The temperament of this species is amongst the most placid
of all triggerfish and thus it is highly prized by aquarists. It is possible
to house a male specimen with at least one female given an aquarium of
There are several references to the “invertebrate compatibility” of
this species in the literature. However, this is too broad a term and
could lead to confusion. The blue-throated trigger feeds mainly on
zooplankton in its natural environment and so arguably has less inclination
to do the damage to rockwork, or indeed other aquarium inhabitants,
that many other members of the triggerfish family seem to enjoy. Small
specimens in a reef situation are unlikely to do any harm to sessile
invertebrates, shrimp, urchins or crustaceans. However, large individuals
do present a threat to crustaceans and potentially urchins so perhaps
the best way to describe their suitability for reef aquaria is “sessile
invertebrate compatible” – but keep an eye on those shrimp!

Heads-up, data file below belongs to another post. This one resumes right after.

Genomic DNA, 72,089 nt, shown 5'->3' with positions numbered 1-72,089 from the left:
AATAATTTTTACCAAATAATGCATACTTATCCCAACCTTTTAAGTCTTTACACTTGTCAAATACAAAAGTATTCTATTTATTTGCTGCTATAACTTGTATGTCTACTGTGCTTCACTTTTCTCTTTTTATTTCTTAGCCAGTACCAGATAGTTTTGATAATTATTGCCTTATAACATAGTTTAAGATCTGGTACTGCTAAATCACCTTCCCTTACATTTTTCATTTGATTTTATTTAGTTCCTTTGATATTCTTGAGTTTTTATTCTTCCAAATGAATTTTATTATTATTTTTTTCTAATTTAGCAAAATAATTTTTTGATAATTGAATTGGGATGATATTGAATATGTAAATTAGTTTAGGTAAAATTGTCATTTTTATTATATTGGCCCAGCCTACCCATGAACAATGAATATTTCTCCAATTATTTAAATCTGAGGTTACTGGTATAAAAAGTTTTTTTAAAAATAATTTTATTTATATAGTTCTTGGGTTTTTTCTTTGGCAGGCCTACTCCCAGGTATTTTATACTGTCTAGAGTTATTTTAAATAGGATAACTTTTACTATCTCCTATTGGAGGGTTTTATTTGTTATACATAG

A female specimen. She lacks the blue throat and is considerably
smaller than the male.
Given the relatively large potential size this species should be
kept in aquaria with sufficient capacity to hold the full-sized fish
plus care should be taken with smaller, less robust fish which may
be out-competed for food when the blue-throat gets over its initial
shy phase. The relative timidity compared to many other triggerfish
species may be reflected in the fact that this species is seldom
seen in depths less than 20 metres. Thus it is a fish which may prefer
slightly lower light levels than found in many marine aquaria.
So what will you have to pay for such a fish? Well, males certainly
command a high price but then they are generally larger than females
and so shipping costs will be higher. They are also relatively less
abundant which will also have an effect on their end price. An adult
male in full colouration will set you back around £65-£75
on average. Females change hands for approximately £35-£50
depending upon their size and where they have been sourced from.
Scott Michael. Marine Fish Pocket Guide.
Burgess, Axelrod and Hunziker.
Dr. Burgess’s Atlas of Marine
Third Edition. T.F.H Publications.
Kuiter & Debelius, 2001. Marine Atlas Volume 1. c. Mergus Publishing.